Year Released: 2009
Directed by: Zack Snyder
Starring: Billy Crudup, Malin Akerman, Jackie Earle Haley,
Production Company: Waner Bros.
Release Date: March 6, 2009

There’s a large group comic geeks and assorted nerds the world over. Many of those geeks have been enjoying Hollywood’s recent turn to comics for quick cash profit. And of those many geeks, they’ve been given such ham-fisted attempts such as Batman and Robin, and an even lower extend, the Fantastic Four Franchise. I am one of the many comic book geeks out there, watching, and pondering, waiting for that one glimmering moment where the entire world believes it’s cool to be a geek all over again. Well, imagine my surprise when I heard about Watchmen, Alan Moore’s to the point, spawning graphic novel that covered politics, greed, and immortality to name a few topics. It’s a richly detailed, mystifying ride that will teach you something new each time you read it, and it’s a wholesome adventure with an inconclusive ending that leaves you with the ending devices. And that’s just the book. The comic was meant to only live within the paneled realm which Dave Gibbons created; certain story telling elements could only be portrayed in a comic book format, and untranslatable to any other format. But, damned if you can keep a filmmaker down, someone really wanted to reach a wider audience other than kids who spent too much time at the comic shop.

For all the cogs, there is only one spoon.

From Stage right strides in Zack Snyder, a respectable director hailed for his faithful representation of comicdom’s Frank Miller’s 300. He was able to capture the grandeur and glory of a chest thumping battle-hardened king Leonidas. Could Snyder capture the ethos, pathos and multiple underlying story elements that made Watchmen a timeless masterpiece? Well, he comes pretty close.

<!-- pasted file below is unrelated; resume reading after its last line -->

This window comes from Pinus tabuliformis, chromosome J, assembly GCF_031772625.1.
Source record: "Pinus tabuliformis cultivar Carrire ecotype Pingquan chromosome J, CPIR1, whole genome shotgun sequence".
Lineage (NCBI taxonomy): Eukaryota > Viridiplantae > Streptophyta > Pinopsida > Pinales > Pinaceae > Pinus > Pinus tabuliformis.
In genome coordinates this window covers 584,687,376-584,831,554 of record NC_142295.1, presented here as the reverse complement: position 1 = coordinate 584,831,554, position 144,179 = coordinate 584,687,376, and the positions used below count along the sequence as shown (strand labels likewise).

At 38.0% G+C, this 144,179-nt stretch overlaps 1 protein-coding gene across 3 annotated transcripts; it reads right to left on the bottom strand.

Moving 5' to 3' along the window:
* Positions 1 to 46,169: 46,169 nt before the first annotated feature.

Watchmen takes place in an alternate 1985 where costumed folk fight crime, pursue justice, and have deep psychological problems. President Nixon is running for a third term, and the doomsday clock (a huge symbol in the comic book) is set 5 minutes to zero hour. Cold war tensions have reached a tedious high with the Soviets invading Afghanistan, yet are reluctant to strike with America in possession of the living superman Dr.Manhattan. The chain of events starts with the murder of one Edward Blake; costumed vigilante Rorschach investigates only to find Blake is actually the superhero ‘The Comedian’. Rorschach believes he has discovered a plot to eliminate costumed adventurers and sets about warning his retired comrades: Dan Dreiberg/NiteOwl II, Dr. Manhattan and Laurie Jupiter (Juspeczyk as told in the comic). Dreiberg informs Adrian Veidt, the world’s smartest man and former costumed avenger Ozymandias with little success. This all of course the set up so far, and I don’t want to spoil it for those who have never read the book, so I’ll stop here, but I can at least elaborate on what I did, and didn’t like.

Didn’t I see you in ’27 Dresses’?